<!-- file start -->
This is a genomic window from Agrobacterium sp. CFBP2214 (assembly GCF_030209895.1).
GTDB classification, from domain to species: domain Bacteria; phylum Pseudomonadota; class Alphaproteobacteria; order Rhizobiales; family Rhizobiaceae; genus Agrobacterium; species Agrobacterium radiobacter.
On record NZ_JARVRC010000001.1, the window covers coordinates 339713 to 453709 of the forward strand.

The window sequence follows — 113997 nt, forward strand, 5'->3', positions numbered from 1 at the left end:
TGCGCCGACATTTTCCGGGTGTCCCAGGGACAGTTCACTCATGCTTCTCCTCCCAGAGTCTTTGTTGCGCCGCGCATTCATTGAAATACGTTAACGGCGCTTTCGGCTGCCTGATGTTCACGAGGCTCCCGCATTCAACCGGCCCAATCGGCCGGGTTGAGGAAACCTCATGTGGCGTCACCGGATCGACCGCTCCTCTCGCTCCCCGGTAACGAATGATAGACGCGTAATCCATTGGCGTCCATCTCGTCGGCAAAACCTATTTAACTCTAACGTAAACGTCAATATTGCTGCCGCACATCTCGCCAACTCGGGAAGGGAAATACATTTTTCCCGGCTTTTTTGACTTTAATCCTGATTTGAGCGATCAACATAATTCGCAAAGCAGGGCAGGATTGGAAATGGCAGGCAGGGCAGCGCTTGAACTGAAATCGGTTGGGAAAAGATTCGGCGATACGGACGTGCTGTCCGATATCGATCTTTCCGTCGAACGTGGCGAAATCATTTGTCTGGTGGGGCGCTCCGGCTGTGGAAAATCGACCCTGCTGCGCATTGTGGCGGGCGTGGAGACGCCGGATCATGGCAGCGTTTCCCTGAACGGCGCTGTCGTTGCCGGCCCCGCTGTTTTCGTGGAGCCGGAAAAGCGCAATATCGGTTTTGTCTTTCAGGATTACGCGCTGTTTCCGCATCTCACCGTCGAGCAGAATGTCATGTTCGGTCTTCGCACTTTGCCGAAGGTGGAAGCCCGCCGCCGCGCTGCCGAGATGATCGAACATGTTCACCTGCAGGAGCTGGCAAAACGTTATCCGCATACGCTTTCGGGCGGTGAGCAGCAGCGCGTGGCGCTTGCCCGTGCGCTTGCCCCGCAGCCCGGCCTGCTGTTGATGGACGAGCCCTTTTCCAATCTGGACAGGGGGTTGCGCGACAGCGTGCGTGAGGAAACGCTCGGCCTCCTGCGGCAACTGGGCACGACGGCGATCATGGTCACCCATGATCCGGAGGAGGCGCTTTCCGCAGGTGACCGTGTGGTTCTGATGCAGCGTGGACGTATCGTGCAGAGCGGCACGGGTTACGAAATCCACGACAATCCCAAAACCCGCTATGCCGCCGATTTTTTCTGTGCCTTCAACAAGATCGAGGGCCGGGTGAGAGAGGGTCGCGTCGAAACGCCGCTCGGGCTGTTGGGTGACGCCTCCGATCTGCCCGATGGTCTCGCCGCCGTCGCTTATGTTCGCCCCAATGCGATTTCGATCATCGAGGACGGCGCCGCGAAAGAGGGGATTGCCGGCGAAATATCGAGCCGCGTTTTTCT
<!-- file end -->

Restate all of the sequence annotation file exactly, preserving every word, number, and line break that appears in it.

This is a genomic window from Agrobacterium sp. CFBP2214 (assembly GCF_030209895.1).
GTDB classification, from domain to species: domain Bacteria; phylum Pseudomonadota; class Alphaproteobacteria; order Rhizobiales; family Rhizobiaceae; genus Agrobacterium; species Agrobacterium radiobacter.
On record NZ_JARVRC010000001.1, the window covers coordinates 339713 to 453709 of the forward strand.

The window sequence follows — 113997 nt, forward strand, 5'->3', positions numbered from 1 at the left end:
TGCGCCGACATTTTCCGGGTGTCCCAGGGACAGTTCACTCATGCTTCTCCTCCCAGAGTCTTTGTTGCGCCGCGCATTCATTGAAATACGTTAACGGCGCTTTCGGCTGCCTGATGTTCACGAGGCTCCCGCATTCAACCGGCCCAATCGGCCGGGTTGAGGAAACCTCATGTGGCGTCACCGGATCGACCGCTCCTCTCGCTCCCCGGTAACGAATGATAGACGCGTAATCCATTGGCGTCCATCTCGTCGGCAAAACCTATTTAACTCTAACGTAAACGTCAATATTGCTGCCGCACATCTCGCCAACTCGGGAAGGGAAATACATTTTTCCCGGCTTTTTTGACTTTAATCCTGATTTGAGCGATCAACATAATTCGCAAAGCAGGGCAGGATTGGAAATGGCAGGCAGGGCAGCGCTTGAACTGAAATCGGTTGGGAAAAGATTCGGCGATACGGACGTGCTGTCCGATATCGATCTTTCCGTCGAACGTGGCGAAATCATTTGTCTGGTGGGGCGCTCCGGCTGTGGAAAATCGACCCTGCTGCGCATTGTGGCGGGCGTGGAGACGCCGGATCATGGCAGCGTTTCCCTGAACGGCGCTGTCGTTGCCGGCCCCGCTGTTTTCGTGGAGCCGGAAAAGCGCAATATCGGTTTTGTCTTTCAGGATTACGCGCTGTTTCCGCATCTCACCGTCGAGCAGAATGTCATGTTCGGTCTTCGCACTTTGCCGAAGGTGGAAGCCCGCCGCCGCGCTGCCGAGATGATCGAACATGTTCACCTGCAGGAGCTGGCAAAACGTTATCCGCATACGCTTTCGGGCGGTGAGCAGCAGCGCGTGGCGCTTGCCCGTGCGCTTGCCCCGCAGCCCGGCCTGCTGTTGATGGACGAGCCCTTTTCCAATCTGGACAGGGGGTTGCGCGACAGCGTGCGTGAGGAAACGCTCGGCCTCCTGCGGCAACTGGGCACGACGGCGATCATGGTCACCCATGATCCGGAGGAGGCGCTTTCCGCAGGTGACCGTGTGGTTCTGATGCAGCGTGGACGTATCGTGCAGAGCGGCACGGGTTACGAAATCCACGACAATCCCAAAACCCGCTATGCCGCCGATTTTTTCTGTGCCTTCAACAAGATCGAGGGCCGGGTGAGAGAGGGTCGCGTCGAAACGCCGCTCGGGCTGTTGGGTGACGCCTCCGATCTGCCCGATGGTCTCGCCGCCGTCGCTTATGTTCGCCCCAATGCGATTTCGATCATCGAGGACGGCGCCGCGAAAGAGGGGATTGCCGGCGAAATATCGAGCCGCGTTTTTCT